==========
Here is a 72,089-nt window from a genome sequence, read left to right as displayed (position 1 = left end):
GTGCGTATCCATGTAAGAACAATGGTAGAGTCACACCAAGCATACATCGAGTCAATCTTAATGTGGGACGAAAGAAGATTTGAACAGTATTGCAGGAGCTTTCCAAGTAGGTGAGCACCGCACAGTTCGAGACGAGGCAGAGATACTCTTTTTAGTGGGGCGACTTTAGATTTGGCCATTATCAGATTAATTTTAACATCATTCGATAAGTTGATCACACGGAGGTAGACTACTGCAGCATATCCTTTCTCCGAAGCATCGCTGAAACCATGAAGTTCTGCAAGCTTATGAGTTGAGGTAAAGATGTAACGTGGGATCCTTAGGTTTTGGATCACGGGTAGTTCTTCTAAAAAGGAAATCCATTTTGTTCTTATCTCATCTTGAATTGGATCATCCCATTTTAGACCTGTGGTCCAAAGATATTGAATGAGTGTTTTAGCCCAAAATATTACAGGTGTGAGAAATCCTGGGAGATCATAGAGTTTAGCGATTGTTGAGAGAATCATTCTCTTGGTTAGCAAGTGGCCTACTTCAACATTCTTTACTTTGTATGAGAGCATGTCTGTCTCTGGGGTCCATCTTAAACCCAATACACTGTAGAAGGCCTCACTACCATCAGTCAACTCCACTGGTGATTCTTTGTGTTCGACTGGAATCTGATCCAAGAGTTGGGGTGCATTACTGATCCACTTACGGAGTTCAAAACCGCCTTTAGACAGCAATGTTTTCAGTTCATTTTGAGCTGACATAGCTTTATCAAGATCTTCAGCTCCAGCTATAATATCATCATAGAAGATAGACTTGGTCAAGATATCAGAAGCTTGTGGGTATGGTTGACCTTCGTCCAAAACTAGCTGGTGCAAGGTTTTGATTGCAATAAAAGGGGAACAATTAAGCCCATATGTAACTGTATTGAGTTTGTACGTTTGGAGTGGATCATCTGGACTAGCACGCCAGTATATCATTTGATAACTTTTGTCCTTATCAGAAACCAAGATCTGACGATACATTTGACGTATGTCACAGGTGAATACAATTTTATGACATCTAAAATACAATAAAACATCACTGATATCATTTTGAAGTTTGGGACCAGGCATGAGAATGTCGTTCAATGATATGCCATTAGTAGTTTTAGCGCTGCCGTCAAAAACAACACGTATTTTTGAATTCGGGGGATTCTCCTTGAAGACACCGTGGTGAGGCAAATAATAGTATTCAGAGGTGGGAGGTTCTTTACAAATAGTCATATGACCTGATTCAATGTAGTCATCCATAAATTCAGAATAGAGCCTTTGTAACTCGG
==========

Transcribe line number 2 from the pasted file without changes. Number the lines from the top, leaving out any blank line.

GTGCGTATCCATGTAAGAACAATGGTAGAGTCACACCAAGCATACATCGAGTCAATCTTAATGTGGGACGAAAGAAGATTTGAACAGTATTGCAGGAGCTTTCCAAGTAGGTGAGCACCGCACAGTTCGAGACGAGGCAGAGATACTCTTTTTAGTGGGGCGACTTTAGATTTGGCCATTATCAGATTAATTTTAACATCATTCGATAAGTTGATCACACGGAGGTAGACTACTGCAGCATATCCTTTCTCCGAAGCATCGCTGAAACCATGAAGTTCTGCAAGCTTATGAGTTGAGGTAAAGATGTAACGTGGGATCCTTAGGTTTTGGATCACGGGTAGTTCTTCTAAAAAGGAAATCCATTTTGTTCTTATCTCATCTTGAATTGGATCATCCCATTTTAGACCTGTGGTCCAAAGATATTGAATGAGTGTTTTAGCCCAAAATATTACAGGTGTGAGAAATCCTGGGAGATCATAGAGTTTAGCGATTGTTGAGAGAATCATTCTCTTGGTTAGCAAGTGGCCTACTTCAACATTCTTTACTTTGTATGAGAGCATGTCTGTCTCTGGGGTCCATCTTAAACCCAATACACTGTAGAAGGCCTCACTACCATCAGTCAACTCCACTGGTGATTCTTTGTGTTCGACTGGAATCTGATCCAAGAGTTGGGGTGCATTACTGATCCACTTACGGAGTTCAAAACCGCCTTTAGACAGCAATGTTTTCAGTTCATTTTGAGCTGACATAGCTTTATCAAGATCTTCAGCTCCAGCTATAATATCATCATAGAAGATAGACTTGGTCAAGATATCAGAAGCTTGTGGGTATGGTTGACCTTCGTCCAAAACTAGCTGGTGCAAGGTTTTGATTGCAATAAAAGGGGAACAATTAAGCCCATATGTAACTGTATTGAGTTTGTACGTTTGGAGTGGATCATCTGGACTAGCACGCCAGTATATCATTTGATAACTTTTGTCCTTATCAGAAACCAAGATCTGACGATACATTTGACGTATGTCACAGGTGAATACAATTTTATGACATCTAAAATACAATAAAACATCACTGATATCATTTTGAAGTTTGGGACCAGGCATGAGAATGTCGTTCAATGATATGCCATTAGTAGTTTTAGCGCTGCCGTCAAAAACAACACGTATTTTTGAATTCGGGGGATTCTCCTTGAAGACACCGTGGTGAGGCAAATAATAGTATTCAGAGGTGGGAGGTTCTTTACAAATAGTCATATGACCTGATTCAATGTAGTCATCCATAAATTCAGAATAGAGCCTTTGTAACTCGG